You Can’t Be in the Present Moment


Contrary to popular belief, you can’t be in the present moment. However, you are always here now. It is only a matter of whether you know it or not.

The Now is often confused with our understanding of “the present time” or “the present moment.” In Tibetan Buddhism, the Now is considered the “timeless time” that includes the three relative times of past, present, and future.

We know not to get caught in the past or the future, but in order to be in the Now, we also have to let go of the present. The Now is not confined by relative clock time, yet it is also not only pure timelessness. The Now is the meeting place of timeless spacious awareness with the relative world and its conventional time. The Now does not come and go, but includes everything all at once.

Clearly, we can’t live in the moment, because moments come and go like the tick-tock of a clock. Moment … gone … new moment … gone … new moment … gone. You can’t stop moments or be quick enough to be in any moment of time.

Trying to be in the Now by entering the present moment is also like sitting at the edge of a river, looking at the water flowing over one rock. As soon as you focus on one moment in the flow of water, that portion of water has already moved downstream. We cannot enter present moments because they move too fast and change continuously. Contemporary Tibetan Buddhist teacher Mingyur Rinpoche says, “If you examine even the present moment carefully, you find that it also is made up of earlier and later moments. In the end, if you keep examining the present moment, you find that there is no present moment that exists either.”

One of the great insights we can get from mindfulness meditation practice is that each moment of experience arises and passes. Having a direct experience of this impermanence, from observing awareness, helps us to let go of the attempt to calcify any single moment of time, to try to make something stable that is not. When we really get a feeling for the coming and going of moments, it helps us break the illusion of a solid, separate self, which gives us relief from suffering.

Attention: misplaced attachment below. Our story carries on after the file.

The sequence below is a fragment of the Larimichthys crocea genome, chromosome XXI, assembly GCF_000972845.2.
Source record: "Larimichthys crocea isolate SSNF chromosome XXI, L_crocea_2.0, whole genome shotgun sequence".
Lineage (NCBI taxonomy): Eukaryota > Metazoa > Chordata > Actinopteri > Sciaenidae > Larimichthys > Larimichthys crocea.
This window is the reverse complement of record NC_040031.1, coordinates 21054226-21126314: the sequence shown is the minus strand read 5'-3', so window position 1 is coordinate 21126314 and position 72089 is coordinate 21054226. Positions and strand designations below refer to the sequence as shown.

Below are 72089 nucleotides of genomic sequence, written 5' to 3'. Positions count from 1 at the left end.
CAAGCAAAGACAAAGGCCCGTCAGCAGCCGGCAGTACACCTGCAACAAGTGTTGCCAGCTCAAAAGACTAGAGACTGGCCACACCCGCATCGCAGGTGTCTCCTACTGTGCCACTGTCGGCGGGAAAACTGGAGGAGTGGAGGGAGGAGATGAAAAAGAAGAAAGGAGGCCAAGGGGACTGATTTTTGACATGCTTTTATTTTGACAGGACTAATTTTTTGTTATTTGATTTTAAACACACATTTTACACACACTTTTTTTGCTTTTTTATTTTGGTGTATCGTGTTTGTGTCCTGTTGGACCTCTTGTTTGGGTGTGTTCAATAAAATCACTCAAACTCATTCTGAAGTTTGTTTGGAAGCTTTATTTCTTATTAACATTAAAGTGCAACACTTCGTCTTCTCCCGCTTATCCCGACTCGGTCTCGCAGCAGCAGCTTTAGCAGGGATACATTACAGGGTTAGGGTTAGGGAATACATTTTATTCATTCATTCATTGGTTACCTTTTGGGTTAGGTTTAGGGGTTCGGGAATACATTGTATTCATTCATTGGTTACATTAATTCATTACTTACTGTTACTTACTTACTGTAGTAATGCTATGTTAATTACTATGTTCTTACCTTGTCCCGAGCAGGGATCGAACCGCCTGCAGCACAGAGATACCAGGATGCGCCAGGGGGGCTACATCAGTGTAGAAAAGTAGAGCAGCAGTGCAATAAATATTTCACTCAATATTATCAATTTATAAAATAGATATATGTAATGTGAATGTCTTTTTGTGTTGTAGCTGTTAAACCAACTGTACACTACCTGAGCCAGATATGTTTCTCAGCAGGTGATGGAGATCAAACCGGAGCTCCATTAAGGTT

When we learn to shift into directly being aware of being in the Now, our whole sense of reality changes for the better. We can’t be aware of being in the Now from our everyday, ego-identified state of mind. We can shift through the door of the Now into awake awareness, or when abiding in awake awareness, we can begin to notice the feeling of being in the Now. The purpose of clarifying and distinguishing the Now from the present and present moment is for us to be able to shift into being in the Now and know we are here.

Glimpsing the Now

A set of famous Mahamudra instructions is called the Six Points of Tilopa, also known as the Six Ways of Resting the Mind in Its Natural Condition.

  1. Don’t recall — Let go of the past
  2. Don’t anticipate — Let go of what may come in the future
  3. Don’t think — Let go of what is happening in the present
  4. Don’t examine — Don’t particularize or analyze
  5. Don’t control — Don’t try to make anything happen
  6. Rest — Relax naturally, right now

The Now is the timeless time of awake awareness that includes the three times of past, present, and future. We can learn not to collapse into identifying with one particular time or state of mind. We can familiarize ourselves with the view from the Now, which experiences everything all at once. Here’s a modern version of this traditional teaching to help you experience being in the Now.


  1. Right now, let local awareness unhook from thought and drop below your neck.
  2. Feel the thoughts that come and go, the tick-tock of each moment appearing and disappearing.
  3. Open to the now that doesn’t get stuck in any present moment. Feel from timeless spacious awareness that includes past, present, and future.
  4. Be aware as each new present moment arrives and passes. Notice that fully here and now — from awake awareness — there is no problem with being aware of the past, present, or future.
  5. Inquire: What is here now? Don’t go up to refer to thought. Don’t go down to fall asleep.

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